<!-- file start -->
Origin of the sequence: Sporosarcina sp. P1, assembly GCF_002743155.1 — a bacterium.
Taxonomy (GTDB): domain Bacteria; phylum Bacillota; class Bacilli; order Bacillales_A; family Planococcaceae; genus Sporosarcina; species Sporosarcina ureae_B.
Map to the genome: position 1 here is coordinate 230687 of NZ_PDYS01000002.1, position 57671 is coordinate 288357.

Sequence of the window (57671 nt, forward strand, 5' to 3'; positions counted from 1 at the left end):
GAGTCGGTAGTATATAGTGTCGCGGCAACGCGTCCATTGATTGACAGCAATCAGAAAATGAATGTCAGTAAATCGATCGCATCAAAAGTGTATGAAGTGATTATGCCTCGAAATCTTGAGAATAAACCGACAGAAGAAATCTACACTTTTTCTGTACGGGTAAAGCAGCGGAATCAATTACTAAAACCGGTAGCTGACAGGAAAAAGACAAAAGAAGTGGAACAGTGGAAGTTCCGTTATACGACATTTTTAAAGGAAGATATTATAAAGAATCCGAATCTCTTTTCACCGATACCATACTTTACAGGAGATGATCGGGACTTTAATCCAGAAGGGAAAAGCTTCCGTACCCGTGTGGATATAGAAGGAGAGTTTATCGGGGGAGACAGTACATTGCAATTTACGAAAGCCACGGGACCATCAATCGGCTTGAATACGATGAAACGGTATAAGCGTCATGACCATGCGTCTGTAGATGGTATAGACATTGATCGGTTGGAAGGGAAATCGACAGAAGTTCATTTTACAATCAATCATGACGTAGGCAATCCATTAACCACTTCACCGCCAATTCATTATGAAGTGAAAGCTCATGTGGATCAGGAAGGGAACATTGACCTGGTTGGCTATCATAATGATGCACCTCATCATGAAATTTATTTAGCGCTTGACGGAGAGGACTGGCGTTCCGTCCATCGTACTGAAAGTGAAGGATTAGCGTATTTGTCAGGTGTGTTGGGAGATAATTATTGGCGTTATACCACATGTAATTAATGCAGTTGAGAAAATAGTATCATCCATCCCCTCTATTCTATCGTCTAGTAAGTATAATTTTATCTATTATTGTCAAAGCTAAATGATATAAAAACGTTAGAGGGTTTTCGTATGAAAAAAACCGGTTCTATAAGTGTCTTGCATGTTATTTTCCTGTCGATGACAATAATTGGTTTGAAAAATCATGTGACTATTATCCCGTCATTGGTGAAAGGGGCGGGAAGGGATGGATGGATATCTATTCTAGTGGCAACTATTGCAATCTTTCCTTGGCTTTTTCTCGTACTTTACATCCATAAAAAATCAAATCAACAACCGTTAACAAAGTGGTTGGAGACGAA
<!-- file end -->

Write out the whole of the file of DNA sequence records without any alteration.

Origin of the sequence: Sporosarcina sp. P1, assembly GCF_002743155.1 — a bacterium.
Taxonomy (GTDB): domain Bacteria; phylum Bacillota; class Bacilli; order Bacillales_A; family Planococcaceae; genus Sporosarcina; species Sporosarcina ureae_B.
Map to the genome: position 1 here is coordinate 230687 of NZ_PDYS01000002.1, position 57671 is coordinate 288357.

Sequence of the window (57671 nt, forward strand, 5' to 3'; positions counted from 1 at the left end):
GAGTCGGTAGTATATAGTGTCGCGGCAACGCGTCCATTGATTGACAGCAATCAGAAAATGAATGTCAGTAAATCGATCGCATCAAAAGTGTATGAAGTGATTATGCCTCGAAATCTTGAGAATAAACCGACAGAAGAAATCTACACTTTTTCTGTACGGGTAAAGCAGCGGAATCAATTACTAAAACCGGTAGCTGACAGGAAAAAGACAAAAGAAGTGGAACAGTGGAAGTTCCGTTATACGACATTTTTAAAGGAAGATATTATAAAGAATCCGAATCTCTTTTCACCGATACCATACTTTACAGGAGATGATCGGGACTTTAATCCAGAAGGGAAAAGCTTCCGTACCCGTGTGGATATAGAAGGAGAGTTTATCGGGGGAGACAGTACATTGCAATTTACGAAAGCCACGGGACCATCAATCGGCTTGAATACGATGAAACGGTATAAGCGTCATGACCATGCGTCTGTAGATGGTATAGACATTGATCGGTTGGAAGGGAAATCGACAGAAGTTCATTTTACAATCAATCATGACGTAGGCAATCCATTAACCACTTCACCGCCAATTCATTATGAAGTGAAAGCTCATGTGGATCAGGAAGGGAACATTGACCTGGTTGGCTATCATAATGATGCACCTCATCATGAAATTTATTTAGCGCTTGACGGAGAGGACTGGCGTTCCGTCCATCGTACTGAAAGTGAAGGATTAGCGTATTTGTCAGGTGTGTTGGGAGATAATTATTGGCGTTATACCACATGTAATTAATGCAGTTGAGAAAATAGTATCATCCATCCCCTCTATTCTATCGTCTAGTAAGTATAATTTTATCTATTATTGTCAAAGCTAAATGATATAAAAACGTTAGAGGGTTTTCGTATGAAAAAAACCGGTTCTATAAGTGTCTTGCATGTTATTTTCCTGTCGATGACAATAATTGGTTTGAAAAATCATGTGACTATTATCCCGTCATTGGTGAAAGGGGCGGGAAGGGATGGATGGATATCTATTCTAGTGGCAACTATTGCAATCTTTCCTTGGCTTTTTCTCGTACTTTACATCCATAAAAAATCAAATCAACAACCGTTAACAAAGTGGTTGGAGACGAA